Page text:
There is also a bevy of create-a-modes for you to toy around with including the return of fan favorites create-a-skater, park, and of course trick. These haven’t really changed much since their incarnation, but it wouldn’t feel like a Tony Hawk game without them. Also new this year to Microsoft consoles is online play, anyone who has enjoyed the Hawk games online on the PS2 know how much fun it can be. This year though they have added in the option to go co-op with your buddies. You can now work with friends to achieve common goals in classic mode. Work together to collect S-K-A-T-E or simply attempt two different goals at the same time. The best part is that this completely integrates into your single-player experience so you can always continue to fun when your buddy is not available. Speaking of classic mode Wasteland contains plenty of goals to keep original fans of the series happy.
I Wanna Live In Los Angeles
The biggest marketing part for this year’s Hawk game is the elimination of loading screens. Neversoft has been able to achieve this by creating a sort of loading zone throughout the levels. These consist of things like tunnels and walkways that you can still skate through, but simply don’t contain a lot of on-screen objects so that the game can stream load the next section. This gives a nice sense of freedom to the game and really makes you feel like L.A. is one giant playground open for your enjoyment.
This basically breaks up each section of Los Angeles into smaller levels all containing goals similar to that of the older games. It is a nice way of breaking up the action while still giving the player the sense that they are playing in on giant world. The goals all consist of your standard Hawk fair with fetch quests, top scores, and of course Simon says, thankfully the progressions is anything but drab.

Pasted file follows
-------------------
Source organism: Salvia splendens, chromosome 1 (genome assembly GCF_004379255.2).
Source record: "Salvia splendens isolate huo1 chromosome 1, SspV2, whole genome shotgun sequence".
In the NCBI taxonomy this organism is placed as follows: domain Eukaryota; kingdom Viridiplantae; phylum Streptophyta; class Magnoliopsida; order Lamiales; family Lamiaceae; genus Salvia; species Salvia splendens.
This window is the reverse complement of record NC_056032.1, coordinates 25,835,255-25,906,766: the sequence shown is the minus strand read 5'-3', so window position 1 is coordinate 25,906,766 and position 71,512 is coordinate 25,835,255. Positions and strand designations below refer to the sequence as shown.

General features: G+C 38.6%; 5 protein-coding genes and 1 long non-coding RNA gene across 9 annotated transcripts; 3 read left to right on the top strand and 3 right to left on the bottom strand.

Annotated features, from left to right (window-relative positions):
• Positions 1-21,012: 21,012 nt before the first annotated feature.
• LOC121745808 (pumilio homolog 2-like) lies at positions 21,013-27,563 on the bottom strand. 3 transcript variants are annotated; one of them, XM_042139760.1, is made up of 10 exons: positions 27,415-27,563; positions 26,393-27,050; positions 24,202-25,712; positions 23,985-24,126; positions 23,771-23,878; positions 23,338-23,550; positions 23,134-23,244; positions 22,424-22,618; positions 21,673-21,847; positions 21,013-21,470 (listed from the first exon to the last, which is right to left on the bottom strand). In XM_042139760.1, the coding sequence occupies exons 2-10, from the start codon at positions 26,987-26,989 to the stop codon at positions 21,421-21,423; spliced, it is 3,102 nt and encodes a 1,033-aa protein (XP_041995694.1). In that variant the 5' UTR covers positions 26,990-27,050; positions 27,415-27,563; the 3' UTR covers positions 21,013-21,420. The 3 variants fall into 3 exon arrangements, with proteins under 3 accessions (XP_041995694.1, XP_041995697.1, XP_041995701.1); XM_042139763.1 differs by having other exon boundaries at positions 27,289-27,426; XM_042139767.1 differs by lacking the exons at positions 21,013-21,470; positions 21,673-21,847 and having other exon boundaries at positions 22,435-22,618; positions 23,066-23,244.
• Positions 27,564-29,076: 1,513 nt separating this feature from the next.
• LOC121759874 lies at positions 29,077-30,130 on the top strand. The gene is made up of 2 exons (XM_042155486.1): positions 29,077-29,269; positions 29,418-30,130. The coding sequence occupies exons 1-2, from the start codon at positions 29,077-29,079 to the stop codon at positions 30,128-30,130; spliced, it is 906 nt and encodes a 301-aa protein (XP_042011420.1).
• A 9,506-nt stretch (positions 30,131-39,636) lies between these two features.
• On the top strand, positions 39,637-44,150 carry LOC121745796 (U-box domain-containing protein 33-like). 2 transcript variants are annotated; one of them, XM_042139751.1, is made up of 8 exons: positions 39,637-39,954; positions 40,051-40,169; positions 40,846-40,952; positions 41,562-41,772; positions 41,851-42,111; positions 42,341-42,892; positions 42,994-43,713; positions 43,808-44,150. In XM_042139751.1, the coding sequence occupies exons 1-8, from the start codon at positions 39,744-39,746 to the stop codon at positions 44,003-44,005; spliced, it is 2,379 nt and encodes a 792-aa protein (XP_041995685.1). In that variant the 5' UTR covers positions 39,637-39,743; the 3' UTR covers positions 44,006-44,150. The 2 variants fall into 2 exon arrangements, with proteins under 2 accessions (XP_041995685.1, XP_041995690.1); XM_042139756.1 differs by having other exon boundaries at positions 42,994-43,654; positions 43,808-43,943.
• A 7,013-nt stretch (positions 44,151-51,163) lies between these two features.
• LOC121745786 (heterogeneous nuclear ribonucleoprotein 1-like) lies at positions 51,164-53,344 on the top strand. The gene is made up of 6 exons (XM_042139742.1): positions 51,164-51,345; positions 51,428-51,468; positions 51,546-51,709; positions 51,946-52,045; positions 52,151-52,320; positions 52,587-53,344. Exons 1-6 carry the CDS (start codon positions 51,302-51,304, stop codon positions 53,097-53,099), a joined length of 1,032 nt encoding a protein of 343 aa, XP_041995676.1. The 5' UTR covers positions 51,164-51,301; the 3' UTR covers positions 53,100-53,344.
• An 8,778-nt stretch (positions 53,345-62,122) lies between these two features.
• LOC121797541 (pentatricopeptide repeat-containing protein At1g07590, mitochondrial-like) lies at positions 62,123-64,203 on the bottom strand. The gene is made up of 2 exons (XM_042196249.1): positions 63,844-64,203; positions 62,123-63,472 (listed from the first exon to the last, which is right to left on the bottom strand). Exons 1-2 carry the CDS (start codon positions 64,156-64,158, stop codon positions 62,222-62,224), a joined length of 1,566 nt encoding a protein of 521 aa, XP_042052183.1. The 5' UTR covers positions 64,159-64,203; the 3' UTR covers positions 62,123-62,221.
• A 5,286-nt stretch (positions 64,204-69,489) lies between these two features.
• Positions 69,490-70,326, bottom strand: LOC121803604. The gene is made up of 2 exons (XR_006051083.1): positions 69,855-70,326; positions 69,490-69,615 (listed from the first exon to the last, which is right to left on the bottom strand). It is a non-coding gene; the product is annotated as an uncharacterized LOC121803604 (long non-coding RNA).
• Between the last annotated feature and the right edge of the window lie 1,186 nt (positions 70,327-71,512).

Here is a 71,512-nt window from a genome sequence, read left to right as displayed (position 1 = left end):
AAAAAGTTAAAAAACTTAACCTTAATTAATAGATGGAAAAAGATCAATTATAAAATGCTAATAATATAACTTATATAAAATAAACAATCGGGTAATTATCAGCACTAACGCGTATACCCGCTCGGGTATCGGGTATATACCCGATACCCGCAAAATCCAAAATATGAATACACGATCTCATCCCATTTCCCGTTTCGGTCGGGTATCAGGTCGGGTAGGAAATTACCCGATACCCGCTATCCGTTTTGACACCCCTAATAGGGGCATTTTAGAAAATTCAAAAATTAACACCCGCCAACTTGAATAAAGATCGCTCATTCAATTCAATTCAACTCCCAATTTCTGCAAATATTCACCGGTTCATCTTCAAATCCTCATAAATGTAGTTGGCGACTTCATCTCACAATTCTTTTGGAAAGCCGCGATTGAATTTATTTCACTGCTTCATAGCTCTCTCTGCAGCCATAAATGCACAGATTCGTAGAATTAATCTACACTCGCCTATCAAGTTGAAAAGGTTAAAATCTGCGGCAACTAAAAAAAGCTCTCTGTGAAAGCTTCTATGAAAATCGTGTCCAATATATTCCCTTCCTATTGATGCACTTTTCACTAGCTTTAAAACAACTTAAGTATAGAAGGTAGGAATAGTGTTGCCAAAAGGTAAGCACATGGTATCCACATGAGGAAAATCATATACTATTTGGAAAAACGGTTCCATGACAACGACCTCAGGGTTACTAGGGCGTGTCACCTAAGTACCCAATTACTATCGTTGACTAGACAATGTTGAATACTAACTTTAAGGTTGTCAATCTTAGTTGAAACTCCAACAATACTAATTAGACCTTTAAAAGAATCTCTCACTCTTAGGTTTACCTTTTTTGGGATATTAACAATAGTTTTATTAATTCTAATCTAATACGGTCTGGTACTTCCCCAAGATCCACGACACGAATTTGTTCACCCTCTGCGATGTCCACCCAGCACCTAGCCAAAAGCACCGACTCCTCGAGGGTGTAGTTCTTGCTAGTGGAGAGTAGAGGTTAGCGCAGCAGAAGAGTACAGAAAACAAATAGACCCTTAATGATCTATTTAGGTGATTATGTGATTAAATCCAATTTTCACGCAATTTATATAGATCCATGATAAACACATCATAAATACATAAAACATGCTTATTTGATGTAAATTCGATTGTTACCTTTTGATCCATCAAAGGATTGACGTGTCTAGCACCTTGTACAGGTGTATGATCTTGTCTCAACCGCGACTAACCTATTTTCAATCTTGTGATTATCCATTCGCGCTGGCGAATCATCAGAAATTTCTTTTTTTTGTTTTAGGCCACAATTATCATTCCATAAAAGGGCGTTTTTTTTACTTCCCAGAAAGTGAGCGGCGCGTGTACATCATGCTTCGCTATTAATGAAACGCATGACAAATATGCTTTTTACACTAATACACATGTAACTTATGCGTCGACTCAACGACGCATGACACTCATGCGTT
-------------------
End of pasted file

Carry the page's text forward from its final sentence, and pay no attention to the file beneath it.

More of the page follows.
Controlling A Hawk
The basic controls are mostly unchanged except for the inclusion of the left and right bumpers on the 360 controller. This leads to more of a PS2 style which is what a lot of Hawk vets were weaned on. The d-pad is very responsive and it will take time to adjust to the spinning with the triggers as now they are also used to level out your character which can sometimes lead to unexpected bails. The entire game play controls are as follows:
- Left thumbstick – move
- Right thumbstick – camera control
- D-pad – lean forward, exit pool
- Left trigger – nollie, revert, level out
- Right trigger – switch stance, revert, spine transfer
- Left bumper – fast spin, Bert modifier
- Right bumper – fast spin, Bert Slide
- A button – crouch, ollie
- Y button – grind tricks
- B button – grab tricks
Becoming familiar with the new style will benefit you in the long run and even make the game more accessible to those familiar with the series for a while now. The Xbox 360 controller is still in my opinion the best console controller I have seen since the original Dual-Shock for the PSOne.
He’s Still Kick Flippin’
Even after seven years, tons of sequels and spanning three generations of consoles the Hawk man can still rise to the occasion. If you already own the previous console versions of Wasteland the 360 really doesn’t offer enough to warrant the $60 tag for its minimal upgrades, however if you waited to trek into this one until the launch of the 360 then this game is more than worth the price of admission. Long-time fans of the series and newcomers alike will find plenty to enjoy with the latest incarnation of the Tony Hawk franchise. Hopefully when the next iteration arrives we can finally see a graphical upgrade worthy of calling it next-gen.